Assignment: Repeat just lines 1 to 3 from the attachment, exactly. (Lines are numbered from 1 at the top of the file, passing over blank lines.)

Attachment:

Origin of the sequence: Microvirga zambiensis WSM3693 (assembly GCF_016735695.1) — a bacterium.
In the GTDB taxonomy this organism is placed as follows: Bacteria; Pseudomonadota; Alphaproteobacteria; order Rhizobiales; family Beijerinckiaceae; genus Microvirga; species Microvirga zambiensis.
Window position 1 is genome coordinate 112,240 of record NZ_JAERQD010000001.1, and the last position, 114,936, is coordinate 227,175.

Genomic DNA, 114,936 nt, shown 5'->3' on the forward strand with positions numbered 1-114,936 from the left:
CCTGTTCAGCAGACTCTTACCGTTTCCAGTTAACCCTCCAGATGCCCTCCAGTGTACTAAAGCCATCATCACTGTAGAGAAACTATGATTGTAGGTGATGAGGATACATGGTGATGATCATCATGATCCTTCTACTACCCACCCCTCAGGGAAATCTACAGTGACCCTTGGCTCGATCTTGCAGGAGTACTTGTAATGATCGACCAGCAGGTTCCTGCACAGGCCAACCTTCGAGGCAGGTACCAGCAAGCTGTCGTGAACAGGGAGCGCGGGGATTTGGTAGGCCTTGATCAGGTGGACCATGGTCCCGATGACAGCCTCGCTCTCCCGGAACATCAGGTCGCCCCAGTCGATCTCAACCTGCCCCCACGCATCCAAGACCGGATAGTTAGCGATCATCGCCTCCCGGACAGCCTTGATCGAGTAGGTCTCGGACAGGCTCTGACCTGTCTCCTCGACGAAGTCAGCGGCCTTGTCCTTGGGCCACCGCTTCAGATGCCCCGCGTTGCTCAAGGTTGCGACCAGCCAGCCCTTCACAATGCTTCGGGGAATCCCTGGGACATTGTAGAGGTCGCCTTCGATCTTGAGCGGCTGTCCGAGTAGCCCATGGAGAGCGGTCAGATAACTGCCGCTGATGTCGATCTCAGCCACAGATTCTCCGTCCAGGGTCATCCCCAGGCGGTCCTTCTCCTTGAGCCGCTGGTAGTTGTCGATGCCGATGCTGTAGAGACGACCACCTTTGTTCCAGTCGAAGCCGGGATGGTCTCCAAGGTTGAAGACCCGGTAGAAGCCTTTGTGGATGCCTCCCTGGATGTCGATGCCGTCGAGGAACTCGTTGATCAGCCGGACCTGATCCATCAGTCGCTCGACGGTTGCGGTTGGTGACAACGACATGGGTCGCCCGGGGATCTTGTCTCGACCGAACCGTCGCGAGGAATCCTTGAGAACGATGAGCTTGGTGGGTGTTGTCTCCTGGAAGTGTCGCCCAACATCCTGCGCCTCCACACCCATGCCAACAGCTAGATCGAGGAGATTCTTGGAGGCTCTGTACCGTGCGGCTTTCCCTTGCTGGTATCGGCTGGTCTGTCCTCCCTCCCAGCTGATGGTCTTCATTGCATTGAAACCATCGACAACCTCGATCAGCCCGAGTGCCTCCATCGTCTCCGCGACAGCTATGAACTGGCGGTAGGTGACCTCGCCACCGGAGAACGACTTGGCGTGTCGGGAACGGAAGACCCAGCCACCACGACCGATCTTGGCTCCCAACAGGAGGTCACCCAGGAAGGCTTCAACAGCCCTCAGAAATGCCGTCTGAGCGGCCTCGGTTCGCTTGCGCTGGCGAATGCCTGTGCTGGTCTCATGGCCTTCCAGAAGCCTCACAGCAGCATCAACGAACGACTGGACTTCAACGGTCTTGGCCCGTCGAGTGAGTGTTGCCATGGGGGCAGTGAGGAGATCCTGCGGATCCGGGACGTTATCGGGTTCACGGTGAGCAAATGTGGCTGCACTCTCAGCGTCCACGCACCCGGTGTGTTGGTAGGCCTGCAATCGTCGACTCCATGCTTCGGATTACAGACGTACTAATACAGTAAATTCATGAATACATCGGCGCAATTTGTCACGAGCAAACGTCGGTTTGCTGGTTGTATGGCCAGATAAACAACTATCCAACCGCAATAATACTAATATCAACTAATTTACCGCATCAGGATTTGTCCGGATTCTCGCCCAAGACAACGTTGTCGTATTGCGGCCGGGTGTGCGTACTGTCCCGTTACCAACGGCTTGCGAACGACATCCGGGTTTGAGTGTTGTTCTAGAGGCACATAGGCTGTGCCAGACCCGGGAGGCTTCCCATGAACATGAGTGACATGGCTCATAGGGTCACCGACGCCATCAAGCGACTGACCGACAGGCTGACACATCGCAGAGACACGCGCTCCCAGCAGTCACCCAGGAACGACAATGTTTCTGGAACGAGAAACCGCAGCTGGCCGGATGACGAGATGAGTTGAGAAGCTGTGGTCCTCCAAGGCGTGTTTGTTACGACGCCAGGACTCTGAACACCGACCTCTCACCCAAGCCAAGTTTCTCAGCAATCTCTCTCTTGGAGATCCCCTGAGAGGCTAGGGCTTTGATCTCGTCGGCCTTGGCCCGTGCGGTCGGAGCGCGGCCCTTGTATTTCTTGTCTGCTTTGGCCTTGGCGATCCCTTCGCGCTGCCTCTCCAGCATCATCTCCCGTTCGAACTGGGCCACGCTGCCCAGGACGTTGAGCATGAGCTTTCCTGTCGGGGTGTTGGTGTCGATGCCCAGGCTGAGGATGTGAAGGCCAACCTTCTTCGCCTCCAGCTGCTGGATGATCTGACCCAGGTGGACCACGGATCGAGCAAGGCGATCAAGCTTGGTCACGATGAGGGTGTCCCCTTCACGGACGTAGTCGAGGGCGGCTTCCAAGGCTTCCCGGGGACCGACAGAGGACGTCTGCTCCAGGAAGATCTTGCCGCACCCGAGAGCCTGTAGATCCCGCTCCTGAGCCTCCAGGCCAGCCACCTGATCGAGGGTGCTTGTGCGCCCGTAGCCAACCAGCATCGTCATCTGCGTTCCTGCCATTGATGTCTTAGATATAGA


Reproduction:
Origin of the sequence: Microvirga zambiensis WSM3693 (assembly GCF_016735695.1) — a bacterium.
In the GTDB taxonomy this organism is placed as follows: Bacteria; Pseudomonadota; Alphaproteobacteria; order Rhizobiales; family Beijerinckiaceae; genus Microvirga; species Microvirga zambiensis.
Window position 1 is genome coordinate 112,240 of record NZ_JAERQD010000001.1, and the last position, 114,936, is coordinate 227,175.